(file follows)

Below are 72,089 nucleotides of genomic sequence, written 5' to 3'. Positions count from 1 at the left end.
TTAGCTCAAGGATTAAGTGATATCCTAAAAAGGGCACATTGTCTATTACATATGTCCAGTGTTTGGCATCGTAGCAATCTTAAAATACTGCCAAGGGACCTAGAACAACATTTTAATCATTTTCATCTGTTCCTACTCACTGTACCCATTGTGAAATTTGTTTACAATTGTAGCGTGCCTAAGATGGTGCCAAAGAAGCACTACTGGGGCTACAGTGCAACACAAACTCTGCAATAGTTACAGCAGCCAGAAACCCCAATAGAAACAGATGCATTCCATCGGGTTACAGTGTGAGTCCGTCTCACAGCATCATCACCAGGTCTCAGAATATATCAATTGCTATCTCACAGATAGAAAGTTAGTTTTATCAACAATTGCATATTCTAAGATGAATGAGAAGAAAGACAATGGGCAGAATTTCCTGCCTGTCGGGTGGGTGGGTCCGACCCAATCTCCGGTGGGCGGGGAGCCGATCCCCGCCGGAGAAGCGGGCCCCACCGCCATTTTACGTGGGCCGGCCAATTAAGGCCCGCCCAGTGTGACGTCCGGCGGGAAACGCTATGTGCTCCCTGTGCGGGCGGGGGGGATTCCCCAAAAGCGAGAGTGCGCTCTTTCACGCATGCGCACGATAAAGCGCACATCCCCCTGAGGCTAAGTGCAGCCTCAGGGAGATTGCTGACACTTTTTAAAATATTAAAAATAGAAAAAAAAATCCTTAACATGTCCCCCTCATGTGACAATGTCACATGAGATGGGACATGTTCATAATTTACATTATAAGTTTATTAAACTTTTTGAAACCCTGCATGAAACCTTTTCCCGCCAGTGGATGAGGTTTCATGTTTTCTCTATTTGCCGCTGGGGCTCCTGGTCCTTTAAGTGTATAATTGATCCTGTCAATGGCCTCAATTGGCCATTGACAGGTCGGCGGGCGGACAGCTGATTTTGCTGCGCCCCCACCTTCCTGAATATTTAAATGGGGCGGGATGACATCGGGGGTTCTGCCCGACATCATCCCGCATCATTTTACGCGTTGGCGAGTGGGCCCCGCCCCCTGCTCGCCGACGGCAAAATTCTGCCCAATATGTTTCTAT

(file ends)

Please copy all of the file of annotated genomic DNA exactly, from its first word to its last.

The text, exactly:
Below are 72,089 nucleotides of genomic sequence, written 5' to 3'. Positions count from 1 at the left end.
TTAGCTCAAGGATTAAGTGATATCCTAAAAAGGGCACATTGTCTATTACATATGTCCAGTGTTTGGCATCGTAGCAATCTTAAAATACTGCCAAGGGACCTAGAACAACATTTTAATCATTTTCATCTGTTCCTACTCACTGTACCCATTGTGAAATTTGTTTACAATTGTAGCGTGCCTAAGATGGTGCCAAAGAAGCACTACTGGGGCTACAGTGCAACACAAACTCTGCAATAGTTACAGCAGCCAGAAACCCCAATAGAAACAGATGCATTCCATCGGGTTACAGTGTGAGTCCGTCTCACAGCATCATCACCAGGTCTCAGAATATATCAATTGCTATCTCACAGATAGAAAGTTAGTTTTATCAACAATTGCATATTCTAAGATGAATGAGAAGAAAGACAATGGGCAGAATTTCCTGCCTGTCGGGTGGGTGGGTCCGACCCAATCTCCGGTGGGCGGGGAGCCGATCCCCGCCGGAGAAGCGGGCCCCACCGCCATTTTACGTGGGCCGGCCAATTAAGGCCCGCCCAGTGTGACGTCCGGCGGGAAACGCTATGTGCTCCCTGTGCGGGCGGGGGGGATTCCCCAAAAGCGAGAGTGCGCTCTTTCACGCATGCGCACGATAAAGCGCACATCCCCCTGAGGCTAAGTGCAGCCTCAGGGAGATTGCTGACACTTTTTAAAATATTAAAAATAGAAAAAAAAATCCTTAACATGTCCCCCTCATGTGACAATGTCACATGAGATGGGACATGTTCATAATTTACATTATAAGTTTATTAAACTTTTTGAAACCCTGCATGAAACCTTTTCCCGCCAGTGGATGAGGTTTCATGTTTTCTCTATTTGCCGCTGGGGCTCCTGGTCCTTTAAGTGTATAATTGATCCTGTCAATGGCCTCAATTGGCCATTGACAGGTCGGCGGGCGGACAGCTGATTTTGCTGCGCCCCCACCTTCCTGAATATTTAAATGGGGCGGGATGACATCGGGGGTTCTGCCCGACATCATCCCGCATCATTTTACGCGTTGGCGAGTGGGCCCCGCCCCCTGCTCGCCGACGGCAAAATTCTGCCCAATATGTTTCTAT